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Does context or color improve object recognition in patients with low vision?



Most studies on people with age-related macular degeneration (AMD) have been focused on investigations of low-level processes with simple stimuli like gratings, letters, and in perception of isolated faces or objects. We investigated the ability of people with low vision to analyze more complex stimuli like photographs of natural scenes. Fifteen participants with AMD and low vision (acuity on the better eye <20/200) and 11 normally sighted age-matched controls took part in the study. They were presented with photographs of either colored or achromatic gray level scenes in one condition and with photographs of natural scenes versus isolated objects extracted from these scenes in another condition. The photographs were centrally displayed for 300 ms. In both conditions, observers were instructed to press a key when they saw a predefined target (a face or an animal). The target was present in half of the trials. Color facilitated performance in people with low vision, while equivalent performance was found for colored and achromatic pictures in normally sighted participants. Isolated objects were categorized more accurately than objects in scenes in people with low vision. No difference was found for normally sighted observers. The results suggest that spatial properties that facilitate image segmentation (e.g., color and reduced crowding) help object perception in people with low vision.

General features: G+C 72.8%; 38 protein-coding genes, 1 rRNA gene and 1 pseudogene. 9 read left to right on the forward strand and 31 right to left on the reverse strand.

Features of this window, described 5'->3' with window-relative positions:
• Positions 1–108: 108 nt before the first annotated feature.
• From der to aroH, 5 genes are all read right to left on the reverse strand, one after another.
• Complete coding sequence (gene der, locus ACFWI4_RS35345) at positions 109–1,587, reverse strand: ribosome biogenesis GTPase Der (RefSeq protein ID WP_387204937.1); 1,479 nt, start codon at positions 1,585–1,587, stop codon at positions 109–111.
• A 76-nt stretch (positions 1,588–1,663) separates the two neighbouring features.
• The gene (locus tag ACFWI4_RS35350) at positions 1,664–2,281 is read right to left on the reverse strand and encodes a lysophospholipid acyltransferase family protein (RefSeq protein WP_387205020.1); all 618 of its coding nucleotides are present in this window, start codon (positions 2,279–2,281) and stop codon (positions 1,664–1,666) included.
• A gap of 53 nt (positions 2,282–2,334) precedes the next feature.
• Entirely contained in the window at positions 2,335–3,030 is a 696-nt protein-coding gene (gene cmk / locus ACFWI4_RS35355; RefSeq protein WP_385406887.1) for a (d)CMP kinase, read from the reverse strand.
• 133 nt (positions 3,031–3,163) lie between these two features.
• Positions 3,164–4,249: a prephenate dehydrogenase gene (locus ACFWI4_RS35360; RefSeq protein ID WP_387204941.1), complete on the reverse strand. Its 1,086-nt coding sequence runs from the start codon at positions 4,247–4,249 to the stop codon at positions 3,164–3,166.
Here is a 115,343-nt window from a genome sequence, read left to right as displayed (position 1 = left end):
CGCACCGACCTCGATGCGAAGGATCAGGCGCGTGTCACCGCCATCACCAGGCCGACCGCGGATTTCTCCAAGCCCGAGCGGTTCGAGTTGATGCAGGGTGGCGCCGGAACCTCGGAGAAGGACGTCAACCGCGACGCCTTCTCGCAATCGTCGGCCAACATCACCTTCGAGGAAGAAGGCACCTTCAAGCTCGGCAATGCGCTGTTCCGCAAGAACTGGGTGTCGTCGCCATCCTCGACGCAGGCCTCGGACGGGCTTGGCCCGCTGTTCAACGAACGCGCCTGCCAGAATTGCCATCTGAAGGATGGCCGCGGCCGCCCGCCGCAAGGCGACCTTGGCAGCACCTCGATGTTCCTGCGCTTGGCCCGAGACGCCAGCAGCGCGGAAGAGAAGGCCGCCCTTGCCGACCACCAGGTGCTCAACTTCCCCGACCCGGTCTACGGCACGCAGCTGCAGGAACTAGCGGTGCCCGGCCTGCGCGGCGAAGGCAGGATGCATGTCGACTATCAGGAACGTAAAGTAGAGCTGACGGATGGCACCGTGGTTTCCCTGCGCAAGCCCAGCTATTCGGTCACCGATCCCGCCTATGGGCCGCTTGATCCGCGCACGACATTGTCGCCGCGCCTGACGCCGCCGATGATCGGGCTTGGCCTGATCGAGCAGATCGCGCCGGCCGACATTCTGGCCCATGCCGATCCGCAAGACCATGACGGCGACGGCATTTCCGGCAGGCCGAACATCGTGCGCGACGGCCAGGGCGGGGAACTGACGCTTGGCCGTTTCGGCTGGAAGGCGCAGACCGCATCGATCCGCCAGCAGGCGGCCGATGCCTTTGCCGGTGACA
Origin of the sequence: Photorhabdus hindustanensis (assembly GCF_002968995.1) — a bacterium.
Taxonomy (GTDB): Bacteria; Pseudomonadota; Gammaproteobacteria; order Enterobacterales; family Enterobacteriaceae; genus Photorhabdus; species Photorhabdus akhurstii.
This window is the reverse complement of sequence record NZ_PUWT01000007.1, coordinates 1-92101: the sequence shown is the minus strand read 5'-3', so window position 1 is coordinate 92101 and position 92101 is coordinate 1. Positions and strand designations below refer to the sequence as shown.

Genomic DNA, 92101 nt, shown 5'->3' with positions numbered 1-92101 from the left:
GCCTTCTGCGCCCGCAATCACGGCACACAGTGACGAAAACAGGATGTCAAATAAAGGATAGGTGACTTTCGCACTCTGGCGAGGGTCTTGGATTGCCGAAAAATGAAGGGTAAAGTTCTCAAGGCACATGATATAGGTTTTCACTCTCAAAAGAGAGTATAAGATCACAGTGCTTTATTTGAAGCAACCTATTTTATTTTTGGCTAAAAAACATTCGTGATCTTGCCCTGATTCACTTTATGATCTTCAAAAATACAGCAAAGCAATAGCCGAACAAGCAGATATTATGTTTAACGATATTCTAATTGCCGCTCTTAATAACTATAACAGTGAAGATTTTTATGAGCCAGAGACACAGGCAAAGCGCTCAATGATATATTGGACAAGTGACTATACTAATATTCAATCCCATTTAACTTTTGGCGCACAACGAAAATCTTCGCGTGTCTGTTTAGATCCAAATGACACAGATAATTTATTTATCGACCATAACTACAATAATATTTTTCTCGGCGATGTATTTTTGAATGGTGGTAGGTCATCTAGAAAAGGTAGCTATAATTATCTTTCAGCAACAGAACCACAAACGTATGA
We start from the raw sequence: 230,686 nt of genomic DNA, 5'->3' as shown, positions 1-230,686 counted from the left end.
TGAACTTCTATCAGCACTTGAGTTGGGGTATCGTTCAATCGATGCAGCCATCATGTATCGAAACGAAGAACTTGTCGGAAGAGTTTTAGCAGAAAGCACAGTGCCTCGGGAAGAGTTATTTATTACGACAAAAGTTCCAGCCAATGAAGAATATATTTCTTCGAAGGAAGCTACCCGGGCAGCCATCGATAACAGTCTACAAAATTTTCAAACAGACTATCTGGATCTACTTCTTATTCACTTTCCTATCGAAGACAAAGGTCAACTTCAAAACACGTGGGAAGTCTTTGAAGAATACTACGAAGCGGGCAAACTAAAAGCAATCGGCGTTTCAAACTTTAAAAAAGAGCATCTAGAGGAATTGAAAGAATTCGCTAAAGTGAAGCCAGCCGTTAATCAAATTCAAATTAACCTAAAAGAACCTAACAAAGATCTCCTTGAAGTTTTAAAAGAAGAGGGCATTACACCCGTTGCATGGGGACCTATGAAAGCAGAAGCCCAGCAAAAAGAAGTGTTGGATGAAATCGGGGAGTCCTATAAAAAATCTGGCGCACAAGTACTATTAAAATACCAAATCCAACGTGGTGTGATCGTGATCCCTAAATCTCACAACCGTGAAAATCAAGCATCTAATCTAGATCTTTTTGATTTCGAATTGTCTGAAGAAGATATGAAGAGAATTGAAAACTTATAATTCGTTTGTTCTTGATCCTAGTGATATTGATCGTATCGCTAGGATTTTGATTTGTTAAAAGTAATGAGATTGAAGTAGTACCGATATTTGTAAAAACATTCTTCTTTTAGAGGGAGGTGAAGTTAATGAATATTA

Corresponding author

*Address correspondence and reprint requests to: Dr Muriel Boucart, CHRU Lille, Hôpital Roger Salengro, service EFV, Lab. Neurosciences Fonctionnelles & Pathologies, CNRS UMR 8160, 59037 Lille, France. E-mail:


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Does context or color improve object recognition in patients with low vision?



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